Barnes Dance Public Art Project

Certified Applicator Name:  Alternative Paving Concepts
Products Used:   TrafficScapes®

In May of 2015 the DC Commission on the Arts and Humanities (DCCAH), the DC office of Planning (DCOP), and the Office on Asian and Pacific Islander Affairs (OAPIA) came together “to announce a Call to Artists:  Request for Proposals Chinatown Barnes Dance Public Art Project” (Public Art 1).  This public initiative was to be created in order to redesign a crosswalk at 7th and H Streets NW as a centerpiece to Washington DC’s Chinatown district.  With the winner(s) receiving a budget of $30,000, artists and teams of artists were asked, “to submit up to three original two-dimensional design proposals for the crosswalk”(Public Art 1).  



The new design allows for pedestrians to continue moving as traffic does with a green light, “but they will also get the chance to cross in any direction during a 29-second period when traffic is completely stopped” (Krouse 1).  In 2009 35 vehicle accidents resulted in four pedestrians suffering from injuries in the intersection and the hopes were that the new design would help decrease incidents.  A team from Charles Bergen Studios was selected for their design work.  Ennis-Flint® Certified Applicator, Alternative Paving Concepts was hired to perform the installation of their TrafficPatterns® preformed thermoplastic material.

In June of 2016 application of the material was completed.  Charles Bergen, the winner of the commission, researched ideas that would resonate throughout the community.  He decided that the traditional Chinese New Year Dragons and signs of the zodiac would adorn his vision of the intersection.  Choosing the material to use in the intersection would prove to be a challenge.  “Bergen had originally conceived of doing it all in paint, but had to reject that idea because it would not have been durable enough for the side crosswalks” (Pickering 1).  Ennis-Flint’s TrafficPatterns® Preformed Thermoplastic proved meet the durability challenges that were presented.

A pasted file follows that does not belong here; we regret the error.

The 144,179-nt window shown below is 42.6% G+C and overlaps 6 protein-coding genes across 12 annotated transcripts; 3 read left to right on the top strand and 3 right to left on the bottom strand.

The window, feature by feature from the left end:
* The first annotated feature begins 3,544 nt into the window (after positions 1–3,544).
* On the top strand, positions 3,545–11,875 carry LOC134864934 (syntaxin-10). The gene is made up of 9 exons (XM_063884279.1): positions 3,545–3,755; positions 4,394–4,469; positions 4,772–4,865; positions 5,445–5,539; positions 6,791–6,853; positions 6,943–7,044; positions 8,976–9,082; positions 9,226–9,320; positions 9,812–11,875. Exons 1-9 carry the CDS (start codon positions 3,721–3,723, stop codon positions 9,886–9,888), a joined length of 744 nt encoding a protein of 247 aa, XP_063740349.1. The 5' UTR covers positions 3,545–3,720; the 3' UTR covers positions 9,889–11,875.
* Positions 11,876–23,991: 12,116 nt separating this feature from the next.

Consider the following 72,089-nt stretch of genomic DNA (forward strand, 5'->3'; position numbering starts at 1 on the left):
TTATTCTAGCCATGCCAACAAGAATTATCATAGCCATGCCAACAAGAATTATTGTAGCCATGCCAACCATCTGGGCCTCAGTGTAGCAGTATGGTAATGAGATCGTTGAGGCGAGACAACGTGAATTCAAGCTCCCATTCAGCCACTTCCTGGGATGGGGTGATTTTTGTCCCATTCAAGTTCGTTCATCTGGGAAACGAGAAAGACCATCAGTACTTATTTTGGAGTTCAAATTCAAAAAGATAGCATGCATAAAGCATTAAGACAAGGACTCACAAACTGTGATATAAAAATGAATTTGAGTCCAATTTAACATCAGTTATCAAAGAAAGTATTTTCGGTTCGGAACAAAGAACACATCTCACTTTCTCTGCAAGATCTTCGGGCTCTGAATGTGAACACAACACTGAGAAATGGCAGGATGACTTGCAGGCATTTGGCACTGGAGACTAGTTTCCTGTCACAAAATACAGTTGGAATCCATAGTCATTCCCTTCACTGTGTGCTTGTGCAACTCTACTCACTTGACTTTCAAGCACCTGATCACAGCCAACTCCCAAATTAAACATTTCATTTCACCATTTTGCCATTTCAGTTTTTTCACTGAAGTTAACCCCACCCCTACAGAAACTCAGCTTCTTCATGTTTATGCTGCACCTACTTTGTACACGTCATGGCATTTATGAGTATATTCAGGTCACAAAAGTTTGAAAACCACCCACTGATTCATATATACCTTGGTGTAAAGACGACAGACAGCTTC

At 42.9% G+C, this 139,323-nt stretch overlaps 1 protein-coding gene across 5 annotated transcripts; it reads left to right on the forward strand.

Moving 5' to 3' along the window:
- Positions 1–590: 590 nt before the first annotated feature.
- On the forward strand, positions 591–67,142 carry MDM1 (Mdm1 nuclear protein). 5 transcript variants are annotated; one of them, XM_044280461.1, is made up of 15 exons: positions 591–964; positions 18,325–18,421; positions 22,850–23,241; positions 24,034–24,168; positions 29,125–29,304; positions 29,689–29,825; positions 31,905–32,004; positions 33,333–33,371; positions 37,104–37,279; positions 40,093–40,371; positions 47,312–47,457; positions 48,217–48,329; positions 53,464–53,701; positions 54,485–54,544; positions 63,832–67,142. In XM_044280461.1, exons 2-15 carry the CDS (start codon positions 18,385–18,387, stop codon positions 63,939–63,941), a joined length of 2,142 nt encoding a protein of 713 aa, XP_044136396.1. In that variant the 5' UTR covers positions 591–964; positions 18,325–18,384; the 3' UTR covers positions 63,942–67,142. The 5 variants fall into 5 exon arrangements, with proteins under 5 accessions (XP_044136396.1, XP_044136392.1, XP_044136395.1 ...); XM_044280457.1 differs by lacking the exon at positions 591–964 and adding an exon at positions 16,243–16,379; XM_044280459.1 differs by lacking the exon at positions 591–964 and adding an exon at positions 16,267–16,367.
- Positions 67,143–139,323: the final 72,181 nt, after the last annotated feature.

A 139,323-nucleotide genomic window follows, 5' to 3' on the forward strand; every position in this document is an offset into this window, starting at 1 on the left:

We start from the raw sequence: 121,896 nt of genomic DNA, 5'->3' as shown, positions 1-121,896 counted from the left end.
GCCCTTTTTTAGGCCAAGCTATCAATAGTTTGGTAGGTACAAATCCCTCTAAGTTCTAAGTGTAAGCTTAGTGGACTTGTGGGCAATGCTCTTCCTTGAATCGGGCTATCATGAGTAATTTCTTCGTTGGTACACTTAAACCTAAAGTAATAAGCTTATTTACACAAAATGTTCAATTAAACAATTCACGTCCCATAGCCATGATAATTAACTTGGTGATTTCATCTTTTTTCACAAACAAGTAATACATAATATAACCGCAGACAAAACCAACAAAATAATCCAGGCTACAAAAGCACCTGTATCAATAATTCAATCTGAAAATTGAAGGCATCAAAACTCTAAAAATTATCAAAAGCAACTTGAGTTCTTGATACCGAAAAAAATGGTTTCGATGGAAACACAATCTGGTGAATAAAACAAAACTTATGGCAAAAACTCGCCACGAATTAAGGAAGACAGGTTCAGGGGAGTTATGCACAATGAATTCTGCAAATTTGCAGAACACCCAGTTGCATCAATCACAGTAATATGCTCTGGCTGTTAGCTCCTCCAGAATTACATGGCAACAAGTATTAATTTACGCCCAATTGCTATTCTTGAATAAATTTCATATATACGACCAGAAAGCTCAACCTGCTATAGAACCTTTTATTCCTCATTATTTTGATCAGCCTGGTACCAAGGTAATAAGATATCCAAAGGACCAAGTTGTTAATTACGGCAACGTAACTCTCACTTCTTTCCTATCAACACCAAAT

Going into further detail, Bergen went on to say; “The long curves, colorful scales and expressive heads of the dragon lead the pedestrians from one corner across to the other.  The twelve lunar zodiac symbols are placed in gaps between the crosswalk bands.  Here in the perpendicular crosswalks they forever reenact the race across the wild river that determined their sequence in the lunar calendar and allowed them to become zodiac signs forever” (Landau 1)

           Works Cited:

  1. Public Art, DC Creates. "CALL TO ARTISTS: Request for Proposals Chinatown Barnes Dance Public Art Project." Http://dcarts.dc.gov. DC Arts, 1 June 2015. Web.
  2. Krouse, Sarah. "D.C. to Test New Crosswalk Pattern in Chinatown." Washington Business Journal. N.p., 7 May 2010. Web.
  3. Brock, Laetitia. "New Chinese Zodiac Sign Crosswalk in Chinatown." French Twist DC. N.p., 29 June 2016. Web.
  4. Bergen, Charles. "Chinatown DC Barnes Dance Artwork." RSS. N.p., 14 July 2005. Web.
  5. Pickering, Victoria. "Dc Focused | Chinatown’s New Art Nears Completion." Dc Focused. N.p., 16 June 2016. Web.
  6. Landau, Lauren. "Do the Barnes Dance: New Art Adorns A Chinatown Crosswalk." DCist. N.p., 30 June 2016. Web.